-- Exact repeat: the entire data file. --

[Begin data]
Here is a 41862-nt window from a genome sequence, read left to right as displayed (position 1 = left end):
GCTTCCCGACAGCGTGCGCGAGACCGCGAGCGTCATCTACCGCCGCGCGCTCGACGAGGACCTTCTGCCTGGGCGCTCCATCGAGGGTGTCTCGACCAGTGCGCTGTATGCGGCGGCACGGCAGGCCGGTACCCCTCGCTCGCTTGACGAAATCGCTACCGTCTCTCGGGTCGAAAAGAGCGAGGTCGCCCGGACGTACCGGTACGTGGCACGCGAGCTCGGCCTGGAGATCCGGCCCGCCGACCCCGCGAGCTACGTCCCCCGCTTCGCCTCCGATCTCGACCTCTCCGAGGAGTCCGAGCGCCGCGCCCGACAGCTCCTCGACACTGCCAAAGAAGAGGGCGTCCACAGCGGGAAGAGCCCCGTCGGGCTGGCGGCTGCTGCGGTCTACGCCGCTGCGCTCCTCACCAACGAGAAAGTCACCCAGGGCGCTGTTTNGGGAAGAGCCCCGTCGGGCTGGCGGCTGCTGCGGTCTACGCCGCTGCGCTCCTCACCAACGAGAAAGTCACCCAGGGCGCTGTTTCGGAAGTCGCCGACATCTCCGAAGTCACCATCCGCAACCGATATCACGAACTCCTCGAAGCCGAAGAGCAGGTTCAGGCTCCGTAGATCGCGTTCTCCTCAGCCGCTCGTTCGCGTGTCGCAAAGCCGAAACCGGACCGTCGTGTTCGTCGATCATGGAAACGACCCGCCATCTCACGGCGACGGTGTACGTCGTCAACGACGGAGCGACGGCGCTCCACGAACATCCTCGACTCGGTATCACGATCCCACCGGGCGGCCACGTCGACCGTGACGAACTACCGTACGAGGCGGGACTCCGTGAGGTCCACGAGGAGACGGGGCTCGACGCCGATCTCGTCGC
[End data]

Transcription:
Here is a 41862-nt window from a genome sequence, read left to right as displayed (position 1 = left end):
GCTTCCCGACAGCGTGCGCGAGACCGCGAGCGTCATCTACCGCCGCGCGCTCGACGAGGACCTTCTGCCTGGGCGCTCCATCGAGGGTGTCTCGACCAGTGCGCTGTATGCGGCGGCACGGCAGGCCGGTACCCCTCGCTCGCTTGACGAAATCGCTACCGTCTCTCGGGTCGAAAAGAGCGAGGTCGCCCGGACGTACCGGTACGTGGCACGCGAGCTCGGCCTGGAGATCCGGCCCGCCGACCCCGCGAGCTACGTCCCCCGCTTCGCCTCCGATCTCGACCTCTCCGAGGAGTCCGAGCGCCGCGCCCGACAGCTCCTCGACACTGCCAAAGAAGAGGGCGTCCACAGCGGGAAGAGCCCCGTCGGGCTGGCGGCTGCTGCGGTCTACGCCGCTGCGCTCCTCACCAACGAGAAAGTCACCCAGGGCGCTGTTTNGGGAAGAGCCCCGTCGGGCTGGCGGCTGCTGCGGTCTACGCCGCTGCGCTCCTCACCAACGAGAAAGTCACCCAGGGCGCTGTTTCGGAAGTCGCCGACATCTCCGAAGTCACCATCCGCAACCGATATCACGAACTCCTCGAAGCCGAAGAGCAGGTTCAGGCTCCGTAGATCGCGTTCTCCTCAGCCGCTCGTTCGCGTGTCGCAAAGCCGAAACCGGACCGTCGTGTTCGTCGATCATGGAAACGACCCGCCATCTCACGGCGACGGTGTACGTCGTCAACGACGGAGCGACGGCGCTCCACGAACATCCTCGACTCGGTATCACGATCCCACCGGGCGGCCACGTCGACCGTGACGAACTACCGTACGAGGCGGGACTCCGTGAGGTCCACGAGGAGACGGGGCTCGACGCCGATCTCGTCGC